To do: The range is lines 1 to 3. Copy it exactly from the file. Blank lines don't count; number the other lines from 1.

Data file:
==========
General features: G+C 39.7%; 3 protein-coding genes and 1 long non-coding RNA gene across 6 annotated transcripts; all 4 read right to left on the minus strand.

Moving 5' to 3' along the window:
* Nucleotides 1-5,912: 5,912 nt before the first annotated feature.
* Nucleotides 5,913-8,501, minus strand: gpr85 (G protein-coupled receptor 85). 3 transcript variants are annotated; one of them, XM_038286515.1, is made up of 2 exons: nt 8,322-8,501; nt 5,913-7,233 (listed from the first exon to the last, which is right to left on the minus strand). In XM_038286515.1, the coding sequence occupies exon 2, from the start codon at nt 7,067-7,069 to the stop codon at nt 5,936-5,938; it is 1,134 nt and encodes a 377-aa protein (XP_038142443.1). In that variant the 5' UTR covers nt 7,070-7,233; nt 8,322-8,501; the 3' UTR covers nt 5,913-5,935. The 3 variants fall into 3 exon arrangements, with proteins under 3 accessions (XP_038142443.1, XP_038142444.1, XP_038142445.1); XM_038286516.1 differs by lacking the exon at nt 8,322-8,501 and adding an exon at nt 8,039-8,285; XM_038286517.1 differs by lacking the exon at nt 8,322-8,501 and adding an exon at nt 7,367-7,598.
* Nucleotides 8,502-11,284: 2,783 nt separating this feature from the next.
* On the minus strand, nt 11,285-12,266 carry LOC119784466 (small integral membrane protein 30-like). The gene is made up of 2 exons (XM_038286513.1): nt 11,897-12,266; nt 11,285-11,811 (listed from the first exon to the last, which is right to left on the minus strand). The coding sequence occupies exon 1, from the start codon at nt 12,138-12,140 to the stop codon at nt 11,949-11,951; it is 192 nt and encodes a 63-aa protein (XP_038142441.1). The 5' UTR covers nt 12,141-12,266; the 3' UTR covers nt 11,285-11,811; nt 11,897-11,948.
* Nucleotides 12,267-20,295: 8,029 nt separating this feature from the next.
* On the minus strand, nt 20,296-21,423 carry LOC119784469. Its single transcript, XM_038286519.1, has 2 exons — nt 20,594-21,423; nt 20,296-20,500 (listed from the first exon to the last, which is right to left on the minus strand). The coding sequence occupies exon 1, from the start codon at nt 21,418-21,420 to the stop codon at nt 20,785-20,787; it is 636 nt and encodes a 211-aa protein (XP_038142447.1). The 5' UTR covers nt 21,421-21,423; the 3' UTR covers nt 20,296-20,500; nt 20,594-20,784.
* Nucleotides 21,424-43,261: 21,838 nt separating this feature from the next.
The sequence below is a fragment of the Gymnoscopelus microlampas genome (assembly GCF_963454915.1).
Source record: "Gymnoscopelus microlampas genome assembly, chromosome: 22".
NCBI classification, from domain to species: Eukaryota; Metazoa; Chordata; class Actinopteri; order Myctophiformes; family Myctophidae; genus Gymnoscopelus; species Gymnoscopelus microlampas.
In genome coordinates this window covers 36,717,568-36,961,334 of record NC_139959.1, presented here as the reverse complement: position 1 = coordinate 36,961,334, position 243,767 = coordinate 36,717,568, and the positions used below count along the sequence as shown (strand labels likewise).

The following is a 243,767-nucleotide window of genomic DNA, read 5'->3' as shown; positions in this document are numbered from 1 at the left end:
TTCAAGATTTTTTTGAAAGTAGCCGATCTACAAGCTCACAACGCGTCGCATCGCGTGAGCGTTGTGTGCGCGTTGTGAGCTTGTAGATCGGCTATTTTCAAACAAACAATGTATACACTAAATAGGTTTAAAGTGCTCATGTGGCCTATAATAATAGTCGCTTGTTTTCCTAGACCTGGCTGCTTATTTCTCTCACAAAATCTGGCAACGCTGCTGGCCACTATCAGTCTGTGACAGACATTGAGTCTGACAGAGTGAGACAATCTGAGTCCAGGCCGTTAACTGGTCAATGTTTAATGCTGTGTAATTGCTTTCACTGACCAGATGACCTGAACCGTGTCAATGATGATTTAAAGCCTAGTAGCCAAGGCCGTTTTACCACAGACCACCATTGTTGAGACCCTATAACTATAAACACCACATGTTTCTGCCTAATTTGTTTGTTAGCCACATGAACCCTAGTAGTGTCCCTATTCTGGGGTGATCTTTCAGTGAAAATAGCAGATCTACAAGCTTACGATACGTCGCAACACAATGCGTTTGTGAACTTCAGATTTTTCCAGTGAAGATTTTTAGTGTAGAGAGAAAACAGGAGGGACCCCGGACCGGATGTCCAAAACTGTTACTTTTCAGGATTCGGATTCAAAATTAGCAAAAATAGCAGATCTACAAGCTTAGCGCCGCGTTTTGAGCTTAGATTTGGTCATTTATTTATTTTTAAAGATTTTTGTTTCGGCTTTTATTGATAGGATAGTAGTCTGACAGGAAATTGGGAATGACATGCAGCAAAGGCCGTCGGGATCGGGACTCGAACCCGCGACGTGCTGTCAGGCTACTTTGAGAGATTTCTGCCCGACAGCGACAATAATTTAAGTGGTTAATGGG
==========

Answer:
General features: G+C 39.7%; 3 protein-coding genes and 1 long non-coding RNA gene across 6 annotated transcripts; all 4 read right to left on the minus strand.

Moving 5' to 3' along the window:
* Nucleotides 1-5,912: 5,912 nt before the first annotated feature.